Students in Pittsylvania County Schools have two options this year: attend in-person classes some days and learn remotely on the others, or learn completely from home, either through take-home packets or virtual options.
With the division’s recommended deadline for deciding passing on Friday, principals and division administration are still dealing with constantly changing numbers.
“Every couple hours something changes," said Eric Moon, principal of Gretna Middle School, where so far 17% of students have indicated that they will opt for remote learning.
By the percentages
|School||Remote only learning|
|Mount Airy Elementary||30%|
|Union Hall Elementary||28%|
|Dan River Middle||27%|
|Dan River High||25%|
|Twin Springs Elementary||23%|
|Stony Mill Elementary||15%|
|Brosville Elementary||not provided|
|Hurt Elementary||not provided|
The exact number of students in the division who have chosen remote only learning so far is not known due to inconsistencies in the data gathered by Superintendent Mark Jones and obtained by the Register & Bee, but the percent of students who have chosen that option varies between individual schools. For instance, on the low end only 8% of students at Chatham High School have indicated that they will utilize remote only learning. On the high end, 30% of students at Mount Airy Elementary have said they wish to proceed with all remote learning.
“To me, [the number of students opting for in-person instruction] tells me that parents are ready for the children to get back to school,” Jones said.
Jones said some of the percentages are of total share of the student population, while others only show the percent of students who have made a decision. Principals are depending on this data to coordinate classroom setups and bus routes, so dealing with incomplete and changing data can present challenges.
“The planning involved is quite daunting,” said Wanda Carter, principal of Chatham High.
Principals say they’ve been calling students who haven't decided one way or the other yet, but they simply haven’t been able to get in touch with some families while others have indicated they haven’t made a decision.
With the reopening plan in place for the school division, grades K-three, along with special education and English learners, will attend classes four days a week, while grades four-12 will attend in-person classes two days a week. No in-person instruction will occur on Wednesday, which is for deep cleanings of the facilities and teacher planning and check-ins. Students will be responsible for learning at home during their days off.
The division had asked families to make a decision on whether they wish to choose in-person instruction or complete remote learning by Friday July 31, but many schools are still waiting to hear from significant numbers of students. Classes are slated to begin August 20.
The number of students who have not yet made a decision fluctuates significantly between schools. For instance, roughly 100 out of 450 students at Gretna Middle School still have not indicated one way or the other, Principal Eric Moon told the Register & Bee on Thursday. At Chatham Elementary, just 25 hadn't decided as of Thursday, said principal Wanda Carter.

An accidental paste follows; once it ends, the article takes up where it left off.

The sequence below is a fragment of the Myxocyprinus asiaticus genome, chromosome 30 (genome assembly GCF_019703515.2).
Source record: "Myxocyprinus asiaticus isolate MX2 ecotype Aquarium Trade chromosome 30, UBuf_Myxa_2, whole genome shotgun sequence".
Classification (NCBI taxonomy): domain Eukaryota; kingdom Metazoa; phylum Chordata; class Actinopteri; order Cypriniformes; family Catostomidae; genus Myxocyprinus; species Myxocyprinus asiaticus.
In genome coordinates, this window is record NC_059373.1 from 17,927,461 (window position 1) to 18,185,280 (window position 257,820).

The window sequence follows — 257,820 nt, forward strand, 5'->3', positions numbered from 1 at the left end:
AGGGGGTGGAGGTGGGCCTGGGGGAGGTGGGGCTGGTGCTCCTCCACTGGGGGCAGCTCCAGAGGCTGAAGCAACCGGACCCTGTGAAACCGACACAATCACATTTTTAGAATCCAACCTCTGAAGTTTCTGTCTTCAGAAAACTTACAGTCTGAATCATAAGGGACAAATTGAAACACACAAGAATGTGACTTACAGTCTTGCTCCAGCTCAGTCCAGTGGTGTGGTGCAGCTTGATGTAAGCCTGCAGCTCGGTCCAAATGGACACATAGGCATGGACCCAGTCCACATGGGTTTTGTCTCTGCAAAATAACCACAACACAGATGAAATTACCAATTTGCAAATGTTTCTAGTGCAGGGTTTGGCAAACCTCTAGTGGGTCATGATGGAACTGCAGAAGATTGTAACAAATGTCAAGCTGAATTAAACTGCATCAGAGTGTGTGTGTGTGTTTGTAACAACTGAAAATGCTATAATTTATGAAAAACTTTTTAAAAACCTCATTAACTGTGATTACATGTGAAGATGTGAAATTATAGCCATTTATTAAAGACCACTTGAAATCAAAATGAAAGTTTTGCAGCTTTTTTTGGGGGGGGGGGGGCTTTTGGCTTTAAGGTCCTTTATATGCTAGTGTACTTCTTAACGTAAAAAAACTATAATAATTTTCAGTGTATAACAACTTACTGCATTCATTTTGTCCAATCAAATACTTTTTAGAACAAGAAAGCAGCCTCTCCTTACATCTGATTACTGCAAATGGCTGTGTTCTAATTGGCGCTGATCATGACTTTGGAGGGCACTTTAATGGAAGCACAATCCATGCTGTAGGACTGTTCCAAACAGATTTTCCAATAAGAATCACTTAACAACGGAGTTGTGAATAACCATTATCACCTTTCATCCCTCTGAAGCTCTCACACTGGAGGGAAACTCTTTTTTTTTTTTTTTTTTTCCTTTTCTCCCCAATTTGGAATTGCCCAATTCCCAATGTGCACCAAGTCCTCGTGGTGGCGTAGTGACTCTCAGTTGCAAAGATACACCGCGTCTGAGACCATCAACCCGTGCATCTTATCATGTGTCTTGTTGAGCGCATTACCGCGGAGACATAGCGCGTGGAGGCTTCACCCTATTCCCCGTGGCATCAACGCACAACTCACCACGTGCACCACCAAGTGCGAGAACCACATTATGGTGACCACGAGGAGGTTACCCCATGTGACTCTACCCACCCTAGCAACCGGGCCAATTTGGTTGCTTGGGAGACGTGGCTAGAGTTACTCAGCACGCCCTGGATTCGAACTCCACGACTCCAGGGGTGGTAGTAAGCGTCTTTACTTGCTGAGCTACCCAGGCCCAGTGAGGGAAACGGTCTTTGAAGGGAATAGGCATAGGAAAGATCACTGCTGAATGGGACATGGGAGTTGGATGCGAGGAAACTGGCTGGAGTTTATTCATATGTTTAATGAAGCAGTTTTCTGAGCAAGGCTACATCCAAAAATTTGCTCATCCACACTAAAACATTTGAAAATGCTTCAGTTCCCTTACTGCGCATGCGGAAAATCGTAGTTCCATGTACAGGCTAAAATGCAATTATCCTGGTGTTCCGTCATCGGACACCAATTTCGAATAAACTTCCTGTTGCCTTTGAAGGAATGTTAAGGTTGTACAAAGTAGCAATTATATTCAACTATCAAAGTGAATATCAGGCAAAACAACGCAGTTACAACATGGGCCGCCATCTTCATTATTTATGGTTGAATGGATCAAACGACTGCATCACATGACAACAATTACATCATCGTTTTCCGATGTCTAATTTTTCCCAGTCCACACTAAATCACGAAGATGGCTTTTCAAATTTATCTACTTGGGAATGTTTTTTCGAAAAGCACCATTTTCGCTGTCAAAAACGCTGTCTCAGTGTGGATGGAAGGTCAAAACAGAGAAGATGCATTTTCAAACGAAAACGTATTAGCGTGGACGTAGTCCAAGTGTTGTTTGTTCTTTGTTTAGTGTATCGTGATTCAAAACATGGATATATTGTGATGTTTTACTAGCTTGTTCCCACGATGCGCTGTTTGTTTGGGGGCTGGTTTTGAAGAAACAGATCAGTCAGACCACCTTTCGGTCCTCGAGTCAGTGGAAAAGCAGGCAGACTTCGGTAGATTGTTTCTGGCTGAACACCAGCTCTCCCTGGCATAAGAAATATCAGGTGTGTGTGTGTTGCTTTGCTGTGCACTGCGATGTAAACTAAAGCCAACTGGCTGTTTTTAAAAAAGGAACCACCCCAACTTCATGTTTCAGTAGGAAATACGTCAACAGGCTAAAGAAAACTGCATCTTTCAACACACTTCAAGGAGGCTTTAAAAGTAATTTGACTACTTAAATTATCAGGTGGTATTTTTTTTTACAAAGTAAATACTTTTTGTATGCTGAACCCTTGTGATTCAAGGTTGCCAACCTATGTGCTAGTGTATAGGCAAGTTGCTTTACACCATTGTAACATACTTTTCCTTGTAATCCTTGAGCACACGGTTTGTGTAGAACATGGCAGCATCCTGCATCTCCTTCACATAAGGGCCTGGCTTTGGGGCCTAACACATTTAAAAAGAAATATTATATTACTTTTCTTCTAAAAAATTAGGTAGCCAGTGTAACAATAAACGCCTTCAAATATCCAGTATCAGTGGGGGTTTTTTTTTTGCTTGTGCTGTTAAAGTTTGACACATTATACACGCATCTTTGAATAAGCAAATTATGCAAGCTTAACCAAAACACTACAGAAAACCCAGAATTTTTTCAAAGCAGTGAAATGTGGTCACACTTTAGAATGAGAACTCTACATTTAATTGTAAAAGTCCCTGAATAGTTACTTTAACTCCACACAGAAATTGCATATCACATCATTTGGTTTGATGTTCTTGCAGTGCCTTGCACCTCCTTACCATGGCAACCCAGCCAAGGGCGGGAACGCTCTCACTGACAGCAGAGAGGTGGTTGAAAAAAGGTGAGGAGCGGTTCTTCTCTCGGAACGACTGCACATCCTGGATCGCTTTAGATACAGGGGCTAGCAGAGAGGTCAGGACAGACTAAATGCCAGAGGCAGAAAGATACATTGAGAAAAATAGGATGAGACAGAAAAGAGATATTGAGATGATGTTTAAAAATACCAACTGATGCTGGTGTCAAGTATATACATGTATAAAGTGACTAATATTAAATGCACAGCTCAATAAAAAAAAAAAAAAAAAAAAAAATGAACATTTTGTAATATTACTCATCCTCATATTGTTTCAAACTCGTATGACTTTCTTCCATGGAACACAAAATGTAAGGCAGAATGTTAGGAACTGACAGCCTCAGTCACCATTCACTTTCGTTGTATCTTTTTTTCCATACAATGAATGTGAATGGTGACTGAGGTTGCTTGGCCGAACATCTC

Jones did not have actual numbers of students who have not yet decided on a division basis, and many principals did not respond to requests for comment.
For those students who have not informed their schools how they wish to begin the school year, principals are assuming that they will be attending in-person classes and riding the bus for planning purposes. According to guidelines from the Virginia Department of Health and Virginia Department of Education, students will be required to maintain 6 feet of distance in classrooms and 3 feet on school buses. Anytime students or staff go within 6 feet of another person, including on school buses, they will be required to wear a mask.
“If I haven’t heard from you at this point… I’m just going to assume that you must be coming to school and riding the bus," Carter said.
With the current numbers of students who have opted for remote learning vs. in-person instruction, each school has the capacity to keep students distanced, Jones said. Principals and staff have measured out classrooms to determine how many students can fit in each, and some have even utilized resource rooms — such as art or music classrooms — to take in more students.
“We’re going to use a scheduling model that will utilize our resource teachers to accommodate the overflow of students on a rotational basis," he said.
Mount Airy Elementary, the facility with the smallest enrollment in the division, has enough space that it could accommodate every student for in-person learning by dividing some classrooms, said Principal Pamela Fields. Bus routes shouldn't be an issue either, she said, because there are many siblings who will be allowed to sit together, as allowed by Virginia Department of Education guidelines.
"Additional scheduling for transition periods (arrival, dismissal, lunch, etc.) has been created to ensure smooth and safe transitions for students and staff," Fields wrote in an email.
Both division administrators and principals have said students will be allowed to switch between remote learning and the hybrid model as long as there is enough space in classrooms and buses — if needed — for them to do so.
“We’re going to be fluid. If they find that they want to switch… we’re going to have that option available for them," Moon said.
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